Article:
I have seen a lot of knitted mitred square blankets, made with left over sock yarn and have for a while been a little bit tempted to knit one. But then I thought it would be nice to crochet one and the obvious choice would be granny squares of course. I pondered this for a while, not really wanting to jump into a blanket project when I have so many other things I'd like to make. Lovely Sandra has had a similar idea and has shared it on her podcast and I really liked her design and pondered that option too. In the end though I opted for this mitred crochet square, made with dc stitch (that's sc for those who read patterns in US terminology). I gave in and just went with it, deciding that it would be my long-term project of 2016.
The yarn is oddments and mini skeins of sock yarn and fingering weight, about 4 - 5 grams in each square. I love the patchwork effect that you get with all the different colours and textures. I see this as a real heirloom piece that (once it grows a bit) will be used a lot by my family to snuggle under.

I thought I'd share with you how I'm making it, it is a simple pattern and the squares are joined to each other as you make them. There are 4 different ways to start the squares, depending on their position in the blanket and I've given instructions here on how to do that. Lots of photos to aid you with the written instructions underneath.

Yarn: small amounts of sock / fingering weight wool for each square approx 4 - 5grams.
Hook: 3mm
Gauge: not too critical for this project, but my squares measure approx 9cm x 9cm
Special Stitch: dc3tog - insert hook into stitch and pull up loop, insert hook into next stitch and pull up another loop, insert hook into 3rd stitch and pull up another loop (4 loops on hook). Yarn over and pull through the 4 loops.

Abbreviations: 
ss
Slip Stitch
ch
Chain
dc
Double Crochet
dc3tog


dnc
Double Crochet 3 Together


do not count in the over all stitch count

First Square:






ch40 ,
Row 1: 1dc in 2nd ch from hook. 1dc in each of next 17 ch. dc3tog over the next 3 ch, 1dc in each of the next 18 ch. Turn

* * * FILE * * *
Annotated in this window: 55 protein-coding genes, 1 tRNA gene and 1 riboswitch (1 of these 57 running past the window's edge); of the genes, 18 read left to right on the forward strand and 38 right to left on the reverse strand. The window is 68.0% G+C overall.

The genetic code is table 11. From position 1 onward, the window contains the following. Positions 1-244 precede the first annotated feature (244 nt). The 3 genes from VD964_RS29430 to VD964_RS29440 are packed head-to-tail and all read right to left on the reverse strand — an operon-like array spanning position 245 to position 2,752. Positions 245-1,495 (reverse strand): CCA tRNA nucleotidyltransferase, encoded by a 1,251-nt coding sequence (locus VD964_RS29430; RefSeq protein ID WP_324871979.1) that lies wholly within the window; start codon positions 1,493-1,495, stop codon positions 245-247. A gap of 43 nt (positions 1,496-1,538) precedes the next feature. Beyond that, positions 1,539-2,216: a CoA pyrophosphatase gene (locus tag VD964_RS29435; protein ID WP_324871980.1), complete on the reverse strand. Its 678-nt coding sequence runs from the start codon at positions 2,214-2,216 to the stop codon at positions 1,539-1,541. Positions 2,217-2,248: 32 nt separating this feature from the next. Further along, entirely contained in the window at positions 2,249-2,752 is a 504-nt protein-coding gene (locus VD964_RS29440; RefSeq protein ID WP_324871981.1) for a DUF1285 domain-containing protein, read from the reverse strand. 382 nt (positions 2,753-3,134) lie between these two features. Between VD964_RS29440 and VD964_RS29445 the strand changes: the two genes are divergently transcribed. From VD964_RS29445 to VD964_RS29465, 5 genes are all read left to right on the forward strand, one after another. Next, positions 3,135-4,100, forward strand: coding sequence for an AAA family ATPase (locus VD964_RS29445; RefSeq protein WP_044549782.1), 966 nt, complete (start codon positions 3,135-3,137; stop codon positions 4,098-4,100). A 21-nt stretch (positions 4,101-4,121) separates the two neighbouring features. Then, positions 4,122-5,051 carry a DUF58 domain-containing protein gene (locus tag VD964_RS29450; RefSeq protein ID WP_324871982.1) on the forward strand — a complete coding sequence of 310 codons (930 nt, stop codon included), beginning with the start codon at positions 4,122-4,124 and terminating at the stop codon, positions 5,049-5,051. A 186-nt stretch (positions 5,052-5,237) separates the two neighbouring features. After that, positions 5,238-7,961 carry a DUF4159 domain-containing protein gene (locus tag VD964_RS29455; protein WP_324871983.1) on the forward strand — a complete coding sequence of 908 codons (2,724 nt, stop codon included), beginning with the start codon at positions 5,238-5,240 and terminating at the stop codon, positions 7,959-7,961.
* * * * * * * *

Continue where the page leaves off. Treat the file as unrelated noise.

Row 2: ch1 (dnc) 1dc into each of the next 17 stitches, dc3tog over the next 3 stitches, 1dc into each of the next 17 stitches. Turn

Row 3: ch1 (dnc) 1dc into each of the next 16 stitches, dc3tog over the next 3 stitches, 1dc into each of the next 16 stitches. Turn

Row 4: ch1 (dnc) 1dc into each of the next 15 stitches, dc3tog over the next 3 stitches, 1dc into each of the next 15 stitches. Turn

Row 5: ch1 (dnc) 1dc into each of the next 14 stitches, dc3tog over the next 3 stitches, 1dc into each of the next 14 stitches. Turn

Row 6: ch1 (dnc) 1dc into each of the next 13 stitches, dc3tog over the next 3 stitches, 1dc into each of the next 13 stitches. Turn

Row 7: ch1 (dnc) 1dc into each of the next 12 stitches, dc3tog over the next 3 stitches, 1dc into each of the next 12 stitches. Turn

Row 8: ch1 (dnc) 1dc into each of the next 11 stitches, dc3tog over the next 3 stitches, 1dc into each of the next 11 stitches. Turn

Row 9: ch1 (dnc) 1dc into each of the next 10 stitches, dc3tog over the next 3 stitches, 1dc into each of the next 10 stitches. Turn

Row 10: ch1 (dnc) 1dc into each of the next 9 stitches, dc3tog over the next 3 stitches, 1dc into each of the next 9 stitches. Turn

Row 11: ch1 (dnc) 1dc into each of the next 8 stitches, dc3tog over the next 3 stitches, 1dc into each of the next 8 stitches. Turn

Row 12: ch1 (dnc) 1dc into each of the next 7 stitches, dc3tog over the next 3 stitches, 1dc into each of the next 7 stitches. Turn

Row 13: ch1 (dnc) 1dc into each of the next 6 stitches, dc3tog over the next 3 stitches, 1dc into each of the next 6 stitches. Turn

Row 14: ch1 (dnc) 1dc into each of the next 5 stitches, dc3tog over the next 3 stitches, 1dc into each of the next 5 stitches. Turn

Row 15: ch1 (dnc) 1dc into each of the next 4 stitches, dc3tog over the next 3 stitches, 1dc into each of the next 4 stitches. Turn

Row 16: ch1 (dnc) 1dc into each of the next 3 stitches, dc3tog over the next 3 stitches, 1dc into each of the next 3 stitches. Turn

Row 17: ch1 (dnc) 1dc into each of the next 2 stitches, dc3tog over the next 3 stitches, 1dc into each of the next 2 stitches. Turn

Row 18: ch1 (dnc) 1dc into first stitch, dc3tog over the next 3 stitches, 1dc into last stitch. Turn

Row 19: ch1 (dnc) dc3tog over 3 remaining stitches. Fasten off. 

*The position of the first square is situated at the bottom left corner of your blanket.*

Joining horizontal squares: